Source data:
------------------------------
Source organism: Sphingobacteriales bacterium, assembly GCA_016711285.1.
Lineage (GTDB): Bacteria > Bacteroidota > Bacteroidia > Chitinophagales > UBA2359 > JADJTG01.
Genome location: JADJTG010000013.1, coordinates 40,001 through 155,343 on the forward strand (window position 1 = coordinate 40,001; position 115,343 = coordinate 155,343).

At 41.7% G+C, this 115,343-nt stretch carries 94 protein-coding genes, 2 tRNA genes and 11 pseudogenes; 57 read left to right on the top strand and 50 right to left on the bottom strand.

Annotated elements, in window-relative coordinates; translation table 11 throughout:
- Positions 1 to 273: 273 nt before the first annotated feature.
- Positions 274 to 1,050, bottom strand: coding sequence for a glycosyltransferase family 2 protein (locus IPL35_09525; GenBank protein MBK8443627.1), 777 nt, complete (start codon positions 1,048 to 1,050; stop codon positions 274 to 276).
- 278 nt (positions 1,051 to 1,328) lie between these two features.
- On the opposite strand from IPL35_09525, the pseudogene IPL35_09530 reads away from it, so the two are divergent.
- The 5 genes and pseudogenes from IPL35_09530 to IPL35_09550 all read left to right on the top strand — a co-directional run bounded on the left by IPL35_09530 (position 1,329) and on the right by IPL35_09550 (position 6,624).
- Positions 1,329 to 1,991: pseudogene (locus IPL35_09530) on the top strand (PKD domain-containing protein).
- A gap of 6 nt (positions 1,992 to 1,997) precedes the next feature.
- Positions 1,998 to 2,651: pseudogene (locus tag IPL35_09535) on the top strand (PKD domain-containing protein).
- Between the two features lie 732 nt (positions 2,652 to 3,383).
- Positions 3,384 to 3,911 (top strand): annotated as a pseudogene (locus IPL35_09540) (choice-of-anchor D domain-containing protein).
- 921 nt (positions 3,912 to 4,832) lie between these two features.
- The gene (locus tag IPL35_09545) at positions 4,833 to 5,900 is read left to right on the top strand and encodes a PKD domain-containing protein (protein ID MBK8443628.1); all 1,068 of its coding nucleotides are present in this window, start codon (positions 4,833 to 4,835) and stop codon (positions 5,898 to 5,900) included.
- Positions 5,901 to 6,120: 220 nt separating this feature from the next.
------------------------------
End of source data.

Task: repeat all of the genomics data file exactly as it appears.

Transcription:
Source organism: Sphingobacteriales bacterium, assembly GCA_016711285.1.
Lineage (GTDB): Bacteria > Bacteroidota > Bacteroidia > Chitinophagales > UBA2359 > JADJTG01.
Genome location: JADJTG010000013.1, coordinates 40,001 through 155,343 on the forward strand (window position 1 = coordinate 40,001; position 115,343 = coordinate 155,343).

At 41.7% G+C, this 115,343-nt stretch carries 94 protein-coding genes, 2 tRNA genes and 11 pseudogenes; 57 read left to right on the top strand and 50 right to left on the bottom strand.

Annotated elements, in window-relative coordinates; translation table 11 throughout:
- Positions 1 to 273: 273 nt before the first annotated feature.
- Positions 274 to 1,050, bottom strand: coding sequence for a glycosyltransferase family 2 protein (locus IPL35_09525; GenBank protein MBK8443627.1), 777 nt, complete (start codon positions 1,048 to 1,050; stop codon positions 274 to 276).
- 278 nt (positions 1,051 to 1,328) lie between these two features.
- On the opposite strand from IPL35_09525, the pseudogene IPL35_09530 reads away from it, so the two are divergent.
- The 5 genes and pseudogenes from IPL35_09530 to IPL35_09550 all read left to right on the top strand — a co-directional run bounded on the left by IPL35_09530 (position 1,329) and on the right by IPL35_09550 (position 6,624).
- Positions 1,329 to 1,991: pseudogene (locus IPL35_09530) on the top strand (PKD domain-containing protein).
- A gap of 6 nt (positions 1,992 to 1,997) precedes the next feature.
- Positions 1,998 to 2,651: pseudogene (locus tag IPL35_09535) on the top strand (PKD domain-containing protein).
- Between the two features lie 732 nt (positions 2,652 to 3,383).
- Positions 3,384 to 3,911 (top strand): annotated as a pseudogene (locus IPL35_09540) (choice-of-anchor D domain-containing protein).
- 921 nt (positions 3,912 to 4,832) lie between these two features.
- The gene (locus tag IPL35_09545) at positions 4,833 to 5,900 is read left to right on the top strand and encodes a PKD domain-containing protein (protein ID MBK8443628.1); all 1,068 of its coding nucleotides are present in this window, start codon (positions 4,833 to 4,835) and stop codon (positions 5,898 to 5,900) included.
- Positions 5,901 to 6,120: 220 nt separating this feature from the next.